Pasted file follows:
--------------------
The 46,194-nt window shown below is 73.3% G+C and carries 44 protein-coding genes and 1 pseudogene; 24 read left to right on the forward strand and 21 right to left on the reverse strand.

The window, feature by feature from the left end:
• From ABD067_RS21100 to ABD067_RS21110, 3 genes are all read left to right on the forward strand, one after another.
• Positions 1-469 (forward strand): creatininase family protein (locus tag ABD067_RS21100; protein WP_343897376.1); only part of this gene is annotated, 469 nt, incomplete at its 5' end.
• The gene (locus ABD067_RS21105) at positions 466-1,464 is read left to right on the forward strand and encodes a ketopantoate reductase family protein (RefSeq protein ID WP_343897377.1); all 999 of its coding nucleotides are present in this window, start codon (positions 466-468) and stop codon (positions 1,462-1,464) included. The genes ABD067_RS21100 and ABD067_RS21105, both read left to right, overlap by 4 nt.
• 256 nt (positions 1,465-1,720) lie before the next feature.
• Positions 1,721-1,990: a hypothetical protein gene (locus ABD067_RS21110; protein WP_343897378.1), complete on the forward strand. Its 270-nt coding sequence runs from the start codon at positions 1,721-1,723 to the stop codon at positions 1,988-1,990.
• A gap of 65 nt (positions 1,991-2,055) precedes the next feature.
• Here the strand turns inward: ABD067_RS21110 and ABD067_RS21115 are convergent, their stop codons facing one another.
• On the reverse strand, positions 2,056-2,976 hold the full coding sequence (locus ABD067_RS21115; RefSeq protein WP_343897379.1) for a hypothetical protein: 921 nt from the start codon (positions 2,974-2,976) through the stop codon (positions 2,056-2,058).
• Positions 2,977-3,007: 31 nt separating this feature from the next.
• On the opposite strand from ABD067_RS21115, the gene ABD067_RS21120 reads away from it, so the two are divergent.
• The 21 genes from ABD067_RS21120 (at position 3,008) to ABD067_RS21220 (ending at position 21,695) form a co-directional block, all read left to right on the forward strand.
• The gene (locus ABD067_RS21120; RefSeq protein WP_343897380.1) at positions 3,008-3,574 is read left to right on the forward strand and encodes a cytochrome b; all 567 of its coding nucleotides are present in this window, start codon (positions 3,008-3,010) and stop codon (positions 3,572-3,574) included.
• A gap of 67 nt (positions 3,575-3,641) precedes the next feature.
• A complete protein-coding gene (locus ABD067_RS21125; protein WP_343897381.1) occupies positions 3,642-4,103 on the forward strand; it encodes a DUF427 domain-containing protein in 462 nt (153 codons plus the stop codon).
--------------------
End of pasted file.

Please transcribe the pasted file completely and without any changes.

The 46,194-nt window shown below is 73.3% G+C and carries 44 protein-coding genes and 1 pseudogene; 24 read left to right on the forward strand and 21 right to left on the reverse strand.

The window, feature by feature from the left end:
• From ABD067_RS21100 to ABD067_RS21110, 3 genes are all read left to right on the forward strand, one after another.
• Positions 1-469 (forward strand): creatininase family protein (locus tag ABD067_RS21100; protein WP_343897376.1); only part of this gene is annotated, 469 nt, incomplete at its 5' end.
• The gene (locus ABD067_RS21105) at positions 466-1,464 is read left to right on the forward strand and encodes a ketopantoate reductase family protein (RefSeq protein ID WP_343897377.1); all 999 of its coding nucleotides are present in this window, start codon (positions 466-468) and stop codon (positions 1,462-1,464) included. The genes ABD067_RS21100 and ABD067_RS21105, both read left to right, overlap by 4 nt.
• 256 nt (positions 1,465-1,720) lie before the next feature.
• Positions 1,721-1,990: a hypothetical protein gene (locus ABD067_RS21110; protein WP_343897378.1), complete on the forward strand. Its 270-nt coding sequence runs from the start codon at positions 1,721-1,723 to the stop codon at positions 1,988-1,990.
• A gap of 65 nt (positions 1,991-2,055) precedes the next feature.
• Here the strand turns inward: ABD067_RS21110 and ABD067_RS21115 are convergent, their stop codons facing one another.
• On the reverse strand, positions 2,056-2,976 hold the full coding sequence (locus ABD067_RS21115; RefSeq protein WP_343897379.1) for a hypothetical protein: 921 nt from the start codon (positions 2,974-2,976) through the stop codon (positions 2,056-2,058).
• Positions 2,977-3,007: 31 nt separating this feature from the next.
• On the opposite strand from ABD067_RS21115, the gene ABD067_RS21120 reads away from it, so the two are divergent.
• The 21 genes from ABD067_RS21120 (at position 3,008) to ABD067_RS21220 (ending at position 21,695) form a co-directional block, all read left to right on the forward strand.
• The gene (locus ABD067_RS21120; RefSeq protein WP_343897380.1) at positions 3,008-3,574 is read left to right on the forward strand and encodes a cytochrome b; all 567 of its coding nucleotides are present in this window, start codon (positions 3,008-3,010) and stop codon (positions 3,572-3,574) included.
• A gap of 67 nt (positions 3,575-3,641) precedes the next feature.
• A complete protein-coding gene (locus ABD067_RS21125; protein WP_343897381.1) occupies positions 3,642-4,103 on the forward strand; it encodes a DUF427 domain-containing protein in 462 nt (153 codons plus the stop codon).